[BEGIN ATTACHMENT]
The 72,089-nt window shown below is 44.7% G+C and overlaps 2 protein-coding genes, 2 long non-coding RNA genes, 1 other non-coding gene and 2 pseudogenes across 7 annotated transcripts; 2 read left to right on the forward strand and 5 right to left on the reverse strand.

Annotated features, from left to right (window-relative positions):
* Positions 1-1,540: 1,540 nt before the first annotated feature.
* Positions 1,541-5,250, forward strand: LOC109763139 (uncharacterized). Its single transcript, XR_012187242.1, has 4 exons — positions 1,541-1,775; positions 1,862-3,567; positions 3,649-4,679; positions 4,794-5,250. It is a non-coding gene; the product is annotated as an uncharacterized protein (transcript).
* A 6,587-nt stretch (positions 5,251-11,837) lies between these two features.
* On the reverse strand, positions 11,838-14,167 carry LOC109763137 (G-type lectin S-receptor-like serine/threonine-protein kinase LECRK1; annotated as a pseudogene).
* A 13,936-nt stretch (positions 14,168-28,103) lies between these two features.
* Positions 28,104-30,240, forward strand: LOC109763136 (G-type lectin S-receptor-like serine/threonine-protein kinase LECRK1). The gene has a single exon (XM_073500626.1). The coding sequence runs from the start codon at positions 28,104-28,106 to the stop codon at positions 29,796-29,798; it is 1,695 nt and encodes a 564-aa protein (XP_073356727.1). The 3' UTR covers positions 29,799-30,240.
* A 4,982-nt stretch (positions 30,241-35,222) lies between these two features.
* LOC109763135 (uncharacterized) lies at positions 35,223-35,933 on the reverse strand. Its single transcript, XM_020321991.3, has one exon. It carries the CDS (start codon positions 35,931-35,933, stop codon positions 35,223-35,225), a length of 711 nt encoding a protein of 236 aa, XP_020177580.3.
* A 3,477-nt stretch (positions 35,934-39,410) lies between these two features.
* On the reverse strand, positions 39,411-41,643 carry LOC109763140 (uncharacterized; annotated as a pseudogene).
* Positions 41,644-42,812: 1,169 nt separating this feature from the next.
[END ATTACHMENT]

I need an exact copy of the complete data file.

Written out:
The 72,089-nt window shown below is 44.7% G+C and overlaps 2 protein-coding genes, 2 long non-coding RNA genes, 1 other non-coding gene and 2 pseudogenes across 7 annotated transcripts; 2 read left to right on the forward strand and 5 right to left on the reverse strand.

Annotated features, from left to right (window-relative positions):
* Positions 1-1,540: 1,540 nt before the first annotated feature.
* Positions 1,541-5,250, forward strand: LOC109763139 (uncharacterized). Its single transcript, XR_012187242.1, has 4 exons — positions 1,541-1,775; positions 1,862-3,567; positions 3,649-4,679; positions 4,794-5,250. It is a non-coding gene; the product is annotated as an uncharacterized protein (transcript).
* A 6,587-nt stretch (positions 5,251-11,837) lies between these two features.
* On the reverse strand, positions 11,838-14,167 carry LOC109763137 (G-type lectin S-receptor-like serine/threonine-protein kinase LECRK1; annotated as a pseudogene).
* A 13,936-nt stretch (positions 14,168-28,103) lies between these two features.
* Positions 28,104-30,240, forward strand: LOC109763136 (G-type lectin S-receptor-like serine/threonine-protein kinase LECRK1). The gene has a single exon (XM_073500626.1). The coding sequence runs from the start codon at positions 28,104-28,106 to the stop codon at positions 29,796-29,798; it is 1,695 nt and encodes a 564-aa protein (XP_073356727.1). The 3' UTR covers positions 29,799-30,240.
* A 4,982-nt stretch (positions 30,241-35,222) lies between these two features.
* LOC109763135 (uncharacterized) lies at positions 35,223-35,933 on the reverse strand. Its single transcript, XM_020321991.3, has one exon. It carries the CDS (start codon positions 35,931-35,933, stop codon positions 35,223-35,225), a length of 711 nt encoding a protein of 236 aa, XP_020177580.3.
* A 3,477-nt stretch (positions 35,934-39,410) lies between these two features.
* On the reverse strand, positions 39,411-41,643 carry LOC109763140 (uncharacterized; annotated as a pseudogene).
* Positions 41,644-42,812: 1,169 nt separating this feature from the next.